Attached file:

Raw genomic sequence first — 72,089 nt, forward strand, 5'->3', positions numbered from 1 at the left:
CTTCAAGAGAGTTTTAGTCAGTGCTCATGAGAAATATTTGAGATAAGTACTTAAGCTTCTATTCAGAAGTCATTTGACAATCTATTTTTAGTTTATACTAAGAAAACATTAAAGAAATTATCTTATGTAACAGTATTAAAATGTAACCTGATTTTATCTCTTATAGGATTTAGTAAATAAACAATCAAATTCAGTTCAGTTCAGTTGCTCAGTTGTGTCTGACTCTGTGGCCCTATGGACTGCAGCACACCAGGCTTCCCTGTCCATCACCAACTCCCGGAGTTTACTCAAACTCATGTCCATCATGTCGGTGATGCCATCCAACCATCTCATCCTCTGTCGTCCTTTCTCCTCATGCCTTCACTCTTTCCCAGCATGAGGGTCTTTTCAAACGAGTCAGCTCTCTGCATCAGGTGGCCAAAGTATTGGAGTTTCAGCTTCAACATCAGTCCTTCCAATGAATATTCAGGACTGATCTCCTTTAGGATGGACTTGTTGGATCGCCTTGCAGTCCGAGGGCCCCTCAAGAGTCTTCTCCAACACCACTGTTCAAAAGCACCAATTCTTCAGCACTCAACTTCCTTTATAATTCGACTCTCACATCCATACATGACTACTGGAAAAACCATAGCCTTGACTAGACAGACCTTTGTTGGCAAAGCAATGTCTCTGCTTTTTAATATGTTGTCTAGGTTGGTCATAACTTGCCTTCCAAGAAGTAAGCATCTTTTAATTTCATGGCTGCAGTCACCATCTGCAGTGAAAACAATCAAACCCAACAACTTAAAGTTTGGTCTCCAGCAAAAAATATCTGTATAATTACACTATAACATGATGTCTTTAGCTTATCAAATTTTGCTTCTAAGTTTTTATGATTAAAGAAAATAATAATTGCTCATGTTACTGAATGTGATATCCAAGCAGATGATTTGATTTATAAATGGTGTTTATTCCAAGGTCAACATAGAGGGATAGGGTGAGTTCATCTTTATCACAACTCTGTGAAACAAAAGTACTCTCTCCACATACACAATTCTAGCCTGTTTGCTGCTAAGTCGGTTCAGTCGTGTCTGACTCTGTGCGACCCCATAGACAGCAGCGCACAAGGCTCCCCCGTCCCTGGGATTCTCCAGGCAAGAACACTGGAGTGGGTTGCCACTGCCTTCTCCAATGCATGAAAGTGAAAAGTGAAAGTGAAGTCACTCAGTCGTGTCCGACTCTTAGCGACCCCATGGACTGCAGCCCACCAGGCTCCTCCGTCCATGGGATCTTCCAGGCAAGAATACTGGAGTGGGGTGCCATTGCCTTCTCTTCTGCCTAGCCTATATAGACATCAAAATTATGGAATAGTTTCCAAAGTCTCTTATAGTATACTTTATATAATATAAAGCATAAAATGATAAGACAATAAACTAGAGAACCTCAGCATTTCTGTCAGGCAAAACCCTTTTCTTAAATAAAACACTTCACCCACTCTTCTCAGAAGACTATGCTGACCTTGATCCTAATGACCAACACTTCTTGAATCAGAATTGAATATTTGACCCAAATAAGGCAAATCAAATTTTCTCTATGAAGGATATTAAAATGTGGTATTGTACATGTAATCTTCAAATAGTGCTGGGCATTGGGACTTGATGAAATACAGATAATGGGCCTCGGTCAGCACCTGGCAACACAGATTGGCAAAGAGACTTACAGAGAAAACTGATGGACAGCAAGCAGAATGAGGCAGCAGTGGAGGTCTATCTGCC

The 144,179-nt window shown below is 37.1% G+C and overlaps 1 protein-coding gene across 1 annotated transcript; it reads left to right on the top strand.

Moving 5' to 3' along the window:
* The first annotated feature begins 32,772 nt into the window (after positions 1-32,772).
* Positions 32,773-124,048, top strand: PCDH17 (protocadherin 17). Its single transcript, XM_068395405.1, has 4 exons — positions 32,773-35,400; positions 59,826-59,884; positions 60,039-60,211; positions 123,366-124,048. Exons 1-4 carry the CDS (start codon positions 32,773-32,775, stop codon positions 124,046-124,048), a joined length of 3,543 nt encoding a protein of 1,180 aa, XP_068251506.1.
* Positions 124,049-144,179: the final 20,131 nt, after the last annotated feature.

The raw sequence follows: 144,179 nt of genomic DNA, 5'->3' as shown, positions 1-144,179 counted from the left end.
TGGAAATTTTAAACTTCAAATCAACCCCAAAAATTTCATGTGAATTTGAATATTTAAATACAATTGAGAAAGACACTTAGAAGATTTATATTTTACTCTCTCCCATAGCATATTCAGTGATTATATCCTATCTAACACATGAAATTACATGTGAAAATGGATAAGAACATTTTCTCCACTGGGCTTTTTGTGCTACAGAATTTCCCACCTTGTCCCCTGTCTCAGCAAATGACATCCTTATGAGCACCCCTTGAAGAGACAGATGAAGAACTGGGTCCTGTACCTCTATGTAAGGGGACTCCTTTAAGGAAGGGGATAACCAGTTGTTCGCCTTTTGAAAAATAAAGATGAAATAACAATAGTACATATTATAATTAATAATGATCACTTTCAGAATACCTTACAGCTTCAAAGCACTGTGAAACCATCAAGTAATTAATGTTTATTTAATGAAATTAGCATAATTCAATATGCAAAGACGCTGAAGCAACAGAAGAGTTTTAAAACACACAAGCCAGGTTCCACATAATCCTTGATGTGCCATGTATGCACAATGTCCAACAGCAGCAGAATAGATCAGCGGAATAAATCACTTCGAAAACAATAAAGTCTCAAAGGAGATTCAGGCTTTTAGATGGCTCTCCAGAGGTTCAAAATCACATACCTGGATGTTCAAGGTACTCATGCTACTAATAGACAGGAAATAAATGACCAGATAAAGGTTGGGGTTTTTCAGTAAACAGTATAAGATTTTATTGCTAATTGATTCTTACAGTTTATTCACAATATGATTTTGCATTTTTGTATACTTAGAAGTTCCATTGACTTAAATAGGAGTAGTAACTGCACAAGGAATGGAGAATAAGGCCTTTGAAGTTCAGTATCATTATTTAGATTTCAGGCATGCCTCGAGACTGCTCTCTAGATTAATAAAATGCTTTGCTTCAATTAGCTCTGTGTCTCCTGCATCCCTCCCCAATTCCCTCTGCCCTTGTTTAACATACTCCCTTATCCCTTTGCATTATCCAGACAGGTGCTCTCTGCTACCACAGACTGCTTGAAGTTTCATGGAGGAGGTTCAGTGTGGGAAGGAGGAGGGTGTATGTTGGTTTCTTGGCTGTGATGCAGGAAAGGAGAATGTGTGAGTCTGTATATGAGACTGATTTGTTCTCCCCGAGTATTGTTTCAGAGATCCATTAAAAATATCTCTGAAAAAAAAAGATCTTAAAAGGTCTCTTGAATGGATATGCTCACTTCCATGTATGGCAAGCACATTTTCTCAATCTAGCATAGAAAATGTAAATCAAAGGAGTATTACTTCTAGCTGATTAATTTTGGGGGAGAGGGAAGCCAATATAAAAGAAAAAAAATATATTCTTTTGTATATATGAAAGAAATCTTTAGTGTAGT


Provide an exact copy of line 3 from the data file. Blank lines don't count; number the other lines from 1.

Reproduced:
The 144,179-nt window shown below is 37.1% G+C and overlaps 1 protein-coding gene across 1 annotated transcript; it reads left to right on the top strand.